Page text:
Corruption

Profligacy, corruption and debt

Debt is not the only, nor the most debilitating, disease that afflicts most of the poor and not-so-poor nations of the Third World.

According to published reports, the list of Pakistani billionaires includes politicians, bureaucrats, generals, air marshals and admirals, from the very well known to the rather obscure. Admiral Mansur ul Haq (retired) and Asif Ali Zardari went to jail because the powers-that-be decided to make ‘a horrible example’ of them, partly to deflect attention

Meeting in London at the weekend, the finance ministers of the G7 – representing the US, Britain, France, Germany, Italy, Japan and Canada – agreed in principle that the crippling international debts owed by 37 of the world’s poorest countries, most of them in Africa, should be written off, one hundred percent, no less. Most of the country-to-country debts owed by the Third World have already been written off, but a substantial amount, up to $100 billion, is still owed to organisations like the World Bank and the IMF.

Who can take issue with such generosity, but debt is not the only, nor the most debilitating, disease that afflicts most of the poor and not-so-poor nations of the Third World. Here, a significant proportion of the population leads a life of utter wretchedness and misery, the overwhelming majority struggles to make ends meet, while their ruling classes and vast bureaucracies, both political and military, enrich themselves no end, by exploiting their own people and siphoning off foreign aid.

According to The Telegraph (London), Morocco’s French-language magazine, Tel Quel, recently disclosed that King Mohammed VI spends $6.7 million a month on wages for a personal staff of 1,100 people, $180,000 on car repairs and almost $100,000 on animal feed. Details of the lavish spending – the first time that the finances of a royal Arab household have been revealed – show that the king costs Moroccan taxpayers $268 million a year, 18 times more than Queen Elizabeth. That translates into nearly $735,000 a day in a country where a fifth of the population has to survive on less than $1 per day.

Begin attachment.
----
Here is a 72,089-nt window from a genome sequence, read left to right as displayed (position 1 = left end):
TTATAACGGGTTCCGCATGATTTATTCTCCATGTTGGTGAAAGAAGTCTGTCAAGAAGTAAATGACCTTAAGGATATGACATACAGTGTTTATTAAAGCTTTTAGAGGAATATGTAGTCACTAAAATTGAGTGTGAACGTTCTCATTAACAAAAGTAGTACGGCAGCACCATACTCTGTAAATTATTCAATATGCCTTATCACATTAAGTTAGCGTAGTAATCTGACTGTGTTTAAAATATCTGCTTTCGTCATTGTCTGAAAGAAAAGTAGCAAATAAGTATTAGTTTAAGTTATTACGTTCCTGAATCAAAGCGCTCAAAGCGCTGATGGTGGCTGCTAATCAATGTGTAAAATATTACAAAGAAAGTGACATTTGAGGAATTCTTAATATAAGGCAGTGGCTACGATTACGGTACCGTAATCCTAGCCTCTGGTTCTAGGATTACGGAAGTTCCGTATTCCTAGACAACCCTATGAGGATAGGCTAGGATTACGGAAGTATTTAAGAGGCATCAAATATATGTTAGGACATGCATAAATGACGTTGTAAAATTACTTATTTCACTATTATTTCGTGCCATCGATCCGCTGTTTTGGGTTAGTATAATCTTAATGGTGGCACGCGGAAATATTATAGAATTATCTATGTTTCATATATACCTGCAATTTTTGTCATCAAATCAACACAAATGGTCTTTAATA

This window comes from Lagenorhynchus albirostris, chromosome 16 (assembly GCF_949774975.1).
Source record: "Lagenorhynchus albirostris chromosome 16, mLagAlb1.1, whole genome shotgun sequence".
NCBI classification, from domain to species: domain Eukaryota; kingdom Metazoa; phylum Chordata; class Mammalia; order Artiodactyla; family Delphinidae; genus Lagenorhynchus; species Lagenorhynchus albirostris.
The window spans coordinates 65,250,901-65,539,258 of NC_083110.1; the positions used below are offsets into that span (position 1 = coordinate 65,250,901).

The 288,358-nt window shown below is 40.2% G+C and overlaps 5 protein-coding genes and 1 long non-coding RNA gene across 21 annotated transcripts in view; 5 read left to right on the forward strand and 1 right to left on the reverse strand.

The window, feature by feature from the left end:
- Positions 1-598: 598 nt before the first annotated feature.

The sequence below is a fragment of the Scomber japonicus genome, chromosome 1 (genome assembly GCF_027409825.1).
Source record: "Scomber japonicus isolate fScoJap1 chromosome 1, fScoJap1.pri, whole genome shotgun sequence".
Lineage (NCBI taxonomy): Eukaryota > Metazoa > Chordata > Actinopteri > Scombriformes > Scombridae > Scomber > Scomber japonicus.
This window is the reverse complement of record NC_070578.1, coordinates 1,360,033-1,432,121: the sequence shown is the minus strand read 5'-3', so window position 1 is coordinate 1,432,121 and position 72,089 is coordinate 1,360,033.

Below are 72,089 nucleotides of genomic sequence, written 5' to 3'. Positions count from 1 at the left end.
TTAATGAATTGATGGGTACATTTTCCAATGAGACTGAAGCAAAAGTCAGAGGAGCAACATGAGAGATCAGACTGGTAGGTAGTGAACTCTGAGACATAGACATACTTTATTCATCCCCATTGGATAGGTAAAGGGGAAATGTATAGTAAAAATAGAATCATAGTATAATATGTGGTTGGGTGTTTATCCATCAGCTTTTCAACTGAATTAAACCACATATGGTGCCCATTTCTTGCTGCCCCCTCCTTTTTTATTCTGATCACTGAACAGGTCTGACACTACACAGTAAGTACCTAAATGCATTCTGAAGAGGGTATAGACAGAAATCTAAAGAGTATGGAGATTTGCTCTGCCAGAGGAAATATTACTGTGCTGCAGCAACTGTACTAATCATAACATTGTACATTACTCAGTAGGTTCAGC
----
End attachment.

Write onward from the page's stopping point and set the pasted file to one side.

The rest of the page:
In Britain, the Queen’s annual budget has been frozen at $14.7 million (£7.9 million) for the next five years, while Spain’s royal family costs under $10 million and the Belgian monarchy just over $7 million per year. President Jacques Chirac of France has an annual budget of $41.5 million. To get a proper perspective, contrast Morocco’s per capita GDP of $4,000 with those of UK, Spain, Belgium and France, which stand at $27,700, $22,000, $29,100 and $27,600, respectively.

It is worth mentioning that thousands of Moroccans risk – and some pay with – their lives every year to illegally migrate to these countries by crossing the Strait of Gibraltar in rickety boats to escape unemployment, hopelessness and poverty in their own country.

If compiled meticulously and thoroughly, the tale of profligacy and corruption of the rulers and the ruling elites of the Third World will fill enough pages to reach the skies.

General Sani Abacha, military ruler of Nigeria for five years, accused the West of conspiring against him allegedly because he was striving to clean up Nigeria and make it self-reliant. By the time he died suddenly in 1998, he had plundered some $5 billion from the state coffers. Similarly, President Mugabe’s strident anti-Western rhetoric barely conceals a corrupt and tyrannical regime in Zimbabwe. A Zimbabwean professional recently returning home after four years abroad observed that Zimbabwe now “resembles the tragic, yet arrogant, Titanic on that fateful icy day when the unthinkable happened.”

According to Transparency International (TI), former president Suharto of Indonesia tops the all-time corruption league table, with an alleged haul of $15-35 billion in 31 years of rule. Ferdinand Marcos, president of the Philippines from 1972 to 1986, also did pretty well in fending for himself and his coterie, accumulating $5-10 billion. Zaire’s Mobutu Sese Seko, who allegedly looted $5 billion, came third. However, the amount embezzled by him amounted to 40 percent of the nearly $12 billion in aid which Zaire (now called the Democratic Republic of Congo) received during his 32-year rule.